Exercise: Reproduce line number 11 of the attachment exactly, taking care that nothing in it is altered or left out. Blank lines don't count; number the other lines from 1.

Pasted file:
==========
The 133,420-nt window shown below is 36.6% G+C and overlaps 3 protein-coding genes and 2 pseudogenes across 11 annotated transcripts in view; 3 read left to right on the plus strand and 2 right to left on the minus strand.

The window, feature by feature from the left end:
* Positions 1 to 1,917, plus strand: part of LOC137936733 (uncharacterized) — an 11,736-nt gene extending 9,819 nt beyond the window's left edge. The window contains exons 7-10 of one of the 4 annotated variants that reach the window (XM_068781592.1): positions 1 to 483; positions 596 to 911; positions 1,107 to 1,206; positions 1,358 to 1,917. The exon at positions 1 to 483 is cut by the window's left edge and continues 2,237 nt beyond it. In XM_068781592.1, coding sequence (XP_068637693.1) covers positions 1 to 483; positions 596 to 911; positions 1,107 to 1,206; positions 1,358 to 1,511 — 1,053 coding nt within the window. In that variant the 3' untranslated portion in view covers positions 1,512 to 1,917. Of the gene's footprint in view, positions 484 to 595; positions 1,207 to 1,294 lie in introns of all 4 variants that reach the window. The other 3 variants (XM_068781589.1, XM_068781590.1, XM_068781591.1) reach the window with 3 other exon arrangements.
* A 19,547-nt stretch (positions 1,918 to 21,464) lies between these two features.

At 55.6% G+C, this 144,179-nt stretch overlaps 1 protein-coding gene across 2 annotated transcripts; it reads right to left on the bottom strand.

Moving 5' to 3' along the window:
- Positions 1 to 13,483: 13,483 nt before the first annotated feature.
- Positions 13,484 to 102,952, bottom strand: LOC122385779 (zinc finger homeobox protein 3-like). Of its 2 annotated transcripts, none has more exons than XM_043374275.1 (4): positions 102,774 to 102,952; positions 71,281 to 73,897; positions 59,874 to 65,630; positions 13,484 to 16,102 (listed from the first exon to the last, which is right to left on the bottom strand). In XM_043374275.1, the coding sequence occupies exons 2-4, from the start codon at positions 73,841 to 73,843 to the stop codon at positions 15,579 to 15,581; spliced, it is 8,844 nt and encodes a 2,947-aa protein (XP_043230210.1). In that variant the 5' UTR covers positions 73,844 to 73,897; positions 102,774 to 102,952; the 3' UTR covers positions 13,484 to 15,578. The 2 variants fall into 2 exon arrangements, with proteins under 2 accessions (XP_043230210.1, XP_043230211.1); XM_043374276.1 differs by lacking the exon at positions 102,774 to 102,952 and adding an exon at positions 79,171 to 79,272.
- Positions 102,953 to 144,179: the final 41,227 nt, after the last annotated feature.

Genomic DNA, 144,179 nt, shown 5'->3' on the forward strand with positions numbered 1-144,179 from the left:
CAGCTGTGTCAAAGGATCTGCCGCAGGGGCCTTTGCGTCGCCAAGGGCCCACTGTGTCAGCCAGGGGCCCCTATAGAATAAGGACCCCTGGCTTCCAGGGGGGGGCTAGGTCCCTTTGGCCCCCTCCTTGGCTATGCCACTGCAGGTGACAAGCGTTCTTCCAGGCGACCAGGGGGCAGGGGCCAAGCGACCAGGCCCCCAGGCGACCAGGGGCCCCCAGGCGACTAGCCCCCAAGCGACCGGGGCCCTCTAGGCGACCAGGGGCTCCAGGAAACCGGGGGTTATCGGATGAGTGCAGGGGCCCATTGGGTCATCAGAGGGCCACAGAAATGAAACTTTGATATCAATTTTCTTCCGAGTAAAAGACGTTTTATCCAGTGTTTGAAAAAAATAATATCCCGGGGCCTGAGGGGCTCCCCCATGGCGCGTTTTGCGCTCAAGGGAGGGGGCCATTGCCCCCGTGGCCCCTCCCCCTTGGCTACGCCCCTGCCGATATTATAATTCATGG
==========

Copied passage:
CAGCTGTGTCAAAGGATCTGCCGCAGGGGCCTTTGCGTCGCCAAGGGCCCACTGTGTCAGCCAGGGGCCCCTATAGAATAAGGACCCCTGGCTTCCAGGGGGGGGCTAGGTCCCTTTGGCCCCCTCCTTGGCTATGCCACTGCAGGTGACAAGCGTTCTTCCAGGCGACCAGGGGGCAGGGGCCAAGCGACCAGGCCCCCAGGCGACCAGGGGCCCCCAGGCGACTAGCCCCCAAGCGACCGGGGCCCTCTAGGCGACCAGGGGCTCCAGGAAACCGGGGGTTATCGGATGAGTGCAGGGGCCCATTGGGTCATCAGAGGGCCACAGAAATGAAACTTTGATATCAATTTTCTTCCGAGTAAAAGACGTTTTATCCAGTGTTTGAAAAAAATAATATCCCGGGGCCTGAGGGGCTCCCCCATGGCGCGTTTTGCGCTCAAGGGAGGGGGCCATTGCCCCCGTGGCCCCTCCCCCTTGGCTACGCCCCTGCCGATATTATAATTCATGG